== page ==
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by Mike Zazaian September 4, 2006 - 4:56pm, 1 Comment

Photosynth Photo

Microsoft’s Live Labs have developed Photosynth, an interactive photo-sharing program that promises to revolutionize the way we share and view photos.

The interface itself seems more like a fantastical portrayal of what computer programs will look like in some distant future, but it’s not. By breaking out of the traditional two-dimensional space in which we’re used to viewing and sharing photos, Photosynth offers a dynamic view of a series of photos, more remnisicent of a video game than photo-sharing software.

Photosynth functions by taking a large set of photos of the same location or object, finding their similarities, and establishing spatial relationships to form a fully explorable 3-D model. On the video demo of Photosynth, Microsoft Principal Researcher Rick Szeliski describes the experience of using Photosynth:

You’re basically flown into a three dimensional world which is full of photographs — and you can click on individual photos…Or you can take an automated tour where somebody has pre-scripted it, so they basically show you the things, the historic buildings you want, or the motorcycle you’re trying to buy.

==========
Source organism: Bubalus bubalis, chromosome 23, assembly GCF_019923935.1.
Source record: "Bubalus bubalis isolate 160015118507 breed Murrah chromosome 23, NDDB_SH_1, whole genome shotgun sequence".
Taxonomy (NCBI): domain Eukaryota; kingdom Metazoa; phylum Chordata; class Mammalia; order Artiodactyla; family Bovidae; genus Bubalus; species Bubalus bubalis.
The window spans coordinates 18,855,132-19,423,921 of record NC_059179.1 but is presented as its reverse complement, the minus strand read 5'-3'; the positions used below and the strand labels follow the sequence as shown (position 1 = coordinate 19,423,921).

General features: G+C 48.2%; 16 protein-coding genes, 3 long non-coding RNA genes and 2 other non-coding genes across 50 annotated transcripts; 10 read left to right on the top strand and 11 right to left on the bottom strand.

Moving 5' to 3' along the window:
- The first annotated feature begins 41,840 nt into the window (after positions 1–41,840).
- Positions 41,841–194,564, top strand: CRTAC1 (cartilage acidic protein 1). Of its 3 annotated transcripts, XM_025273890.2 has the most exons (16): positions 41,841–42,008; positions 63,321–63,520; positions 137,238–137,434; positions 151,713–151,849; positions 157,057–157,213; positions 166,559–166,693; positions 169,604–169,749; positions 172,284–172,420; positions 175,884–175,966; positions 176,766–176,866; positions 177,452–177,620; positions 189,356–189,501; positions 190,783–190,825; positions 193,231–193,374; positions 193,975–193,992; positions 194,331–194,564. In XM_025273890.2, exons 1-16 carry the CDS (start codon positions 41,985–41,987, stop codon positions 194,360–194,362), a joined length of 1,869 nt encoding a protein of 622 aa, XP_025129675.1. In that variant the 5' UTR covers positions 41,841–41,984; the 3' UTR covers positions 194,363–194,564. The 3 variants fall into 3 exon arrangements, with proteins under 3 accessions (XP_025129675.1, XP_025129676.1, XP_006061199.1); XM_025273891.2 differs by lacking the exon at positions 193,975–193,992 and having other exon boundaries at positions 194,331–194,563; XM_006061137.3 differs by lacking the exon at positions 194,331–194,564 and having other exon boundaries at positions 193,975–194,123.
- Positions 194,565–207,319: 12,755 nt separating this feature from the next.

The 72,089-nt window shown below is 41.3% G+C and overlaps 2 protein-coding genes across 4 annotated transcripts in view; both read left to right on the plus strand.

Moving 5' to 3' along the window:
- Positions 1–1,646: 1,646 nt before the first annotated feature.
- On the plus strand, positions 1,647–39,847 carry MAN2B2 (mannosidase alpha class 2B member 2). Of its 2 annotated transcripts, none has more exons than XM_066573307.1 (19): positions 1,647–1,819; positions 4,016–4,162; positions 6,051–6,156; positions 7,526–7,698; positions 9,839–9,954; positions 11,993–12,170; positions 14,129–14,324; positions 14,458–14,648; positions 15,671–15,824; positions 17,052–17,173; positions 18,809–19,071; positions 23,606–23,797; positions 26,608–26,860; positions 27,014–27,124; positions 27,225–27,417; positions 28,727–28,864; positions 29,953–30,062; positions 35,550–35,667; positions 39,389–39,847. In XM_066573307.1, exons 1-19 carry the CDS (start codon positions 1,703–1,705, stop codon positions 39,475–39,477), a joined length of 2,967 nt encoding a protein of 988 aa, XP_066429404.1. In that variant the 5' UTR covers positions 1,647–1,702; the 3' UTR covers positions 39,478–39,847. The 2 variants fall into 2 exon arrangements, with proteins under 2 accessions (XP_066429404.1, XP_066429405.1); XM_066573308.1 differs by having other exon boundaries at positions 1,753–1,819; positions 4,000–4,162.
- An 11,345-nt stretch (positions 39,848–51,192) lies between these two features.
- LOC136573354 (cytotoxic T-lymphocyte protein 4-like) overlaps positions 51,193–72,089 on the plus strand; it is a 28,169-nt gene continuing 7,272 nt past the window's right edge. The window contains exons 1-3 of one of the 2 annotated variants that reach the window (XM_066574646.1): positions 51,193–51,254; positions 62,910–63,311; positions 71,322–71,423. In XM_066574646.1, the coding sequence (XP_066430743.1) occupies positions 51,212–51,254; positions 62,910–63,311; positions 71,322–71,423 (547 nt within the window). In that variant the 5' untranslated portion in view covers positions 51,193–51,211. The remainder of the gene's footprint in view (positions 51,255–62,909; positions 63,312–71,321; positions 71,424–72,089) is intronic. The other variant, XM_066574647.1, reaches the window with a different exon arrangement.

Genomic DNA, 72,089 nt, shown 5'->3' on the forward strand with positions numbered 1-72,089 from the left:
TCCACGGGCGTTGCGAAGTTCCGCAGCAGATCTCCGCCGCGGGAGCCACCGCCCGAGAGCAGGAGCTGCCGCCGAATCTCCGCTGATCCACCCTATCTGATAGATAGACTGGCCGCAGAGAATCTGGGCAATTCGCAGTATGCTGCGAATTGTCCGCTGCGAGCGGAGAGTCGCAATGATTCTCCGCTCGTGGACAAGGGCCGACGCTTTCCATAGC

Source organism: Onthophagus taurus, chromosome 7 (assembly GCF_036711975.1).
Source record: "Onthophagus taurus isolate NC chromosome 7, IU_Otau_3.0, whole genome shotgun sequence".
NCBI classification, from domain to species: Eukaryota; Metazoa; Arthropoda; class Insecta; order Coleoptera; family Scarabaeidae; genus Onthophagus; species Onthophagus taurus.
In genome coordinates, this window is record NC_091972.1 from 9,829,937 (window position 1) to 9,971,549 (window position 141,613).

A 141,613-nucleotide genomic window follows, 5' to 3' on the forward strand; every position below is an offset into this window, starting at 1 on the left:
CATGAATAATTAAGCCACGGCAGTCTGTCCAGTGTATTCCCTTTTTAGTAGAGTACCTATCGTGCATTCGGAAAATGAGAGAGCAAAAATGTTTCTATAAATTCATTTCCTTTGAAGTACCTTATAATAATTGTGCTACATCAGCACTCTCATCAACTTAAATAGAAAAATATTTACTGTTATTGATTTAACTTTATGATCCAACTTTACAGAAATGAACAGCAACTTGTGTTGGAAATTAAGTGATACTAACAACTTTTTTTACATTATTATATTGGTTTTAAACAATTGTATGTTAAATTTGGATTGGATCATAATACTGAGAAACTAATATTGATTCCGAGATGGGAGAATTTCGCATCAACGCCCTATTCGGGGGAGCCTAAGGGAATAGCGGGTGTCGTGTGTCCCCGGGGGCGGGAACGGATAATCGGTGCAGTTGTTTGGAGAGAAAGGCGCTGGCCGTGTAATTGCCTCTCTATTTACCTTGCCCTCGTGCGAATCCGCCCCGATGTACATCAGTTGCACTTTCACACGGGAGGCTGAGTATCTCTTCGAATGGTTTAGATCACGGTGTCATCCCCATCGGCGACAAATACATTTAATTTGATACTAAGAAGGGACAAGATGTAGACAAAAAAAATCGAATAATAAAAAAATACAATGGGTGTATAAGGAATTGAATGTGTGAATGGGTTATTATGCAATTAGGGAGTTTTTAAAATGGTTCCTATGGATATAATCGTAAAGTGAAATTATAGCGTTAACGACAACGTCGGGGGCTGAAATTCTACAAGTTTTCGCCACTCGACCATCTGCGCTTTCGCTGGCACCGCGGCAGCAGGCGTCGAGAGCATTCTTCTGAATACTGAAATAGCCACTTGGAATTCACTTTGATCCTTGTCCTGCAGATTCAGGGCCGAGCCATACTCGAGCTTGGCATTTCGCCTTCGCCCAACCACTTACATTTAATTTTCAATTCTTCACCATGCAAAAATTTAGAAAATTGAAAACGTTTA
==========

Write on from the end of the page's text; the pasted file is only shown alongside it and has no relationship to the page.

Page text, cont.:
PhotosynthDevelopers at Microsoft have included a number of features in the software that make it largely expandable and versatile. Once “inside” the 3D photo world, the user can “fly” toward or away from images, select individual images, and even search for images similar to the one selected. Another feature allows the user to see the exact point at which a photo was taken inside the reconstructed space. Photosynth will also be able to function as a traditional photo-sharing program, indexing and sorting programs as say, Flickr would, but that’s not where the program shines.

Photosynth works by using a series of visual data algorithms to find specific elements that exist in multiple photos. Once the photos are scanned, they’re linked together in a network and the spatial data is calculated. According to Microsoft, “It’s similar to depth perception—what your brain does to perceive the 3D positions of things in your field of view based on their images in both of your eyes. Photosynth’s 3D model is just the cloud of points showing where those features are in space.”

PhotosynthWhat’s really amazing about the software though is the potential for these algorithms to detect not only similar aspects within your own photos, but photos on the web as well. Imagine being able to load a single photo of a building, then being able to fill all the space around it with photos that others have taken. Theoretically, it could work much like Google Earth, but rather than topographical satellite images, you could get up close and personal — actually walk around the space.

It’s not a working function in the program yet, but it’s certainly possible, and could potentially surface by the time a release date is announced for the software.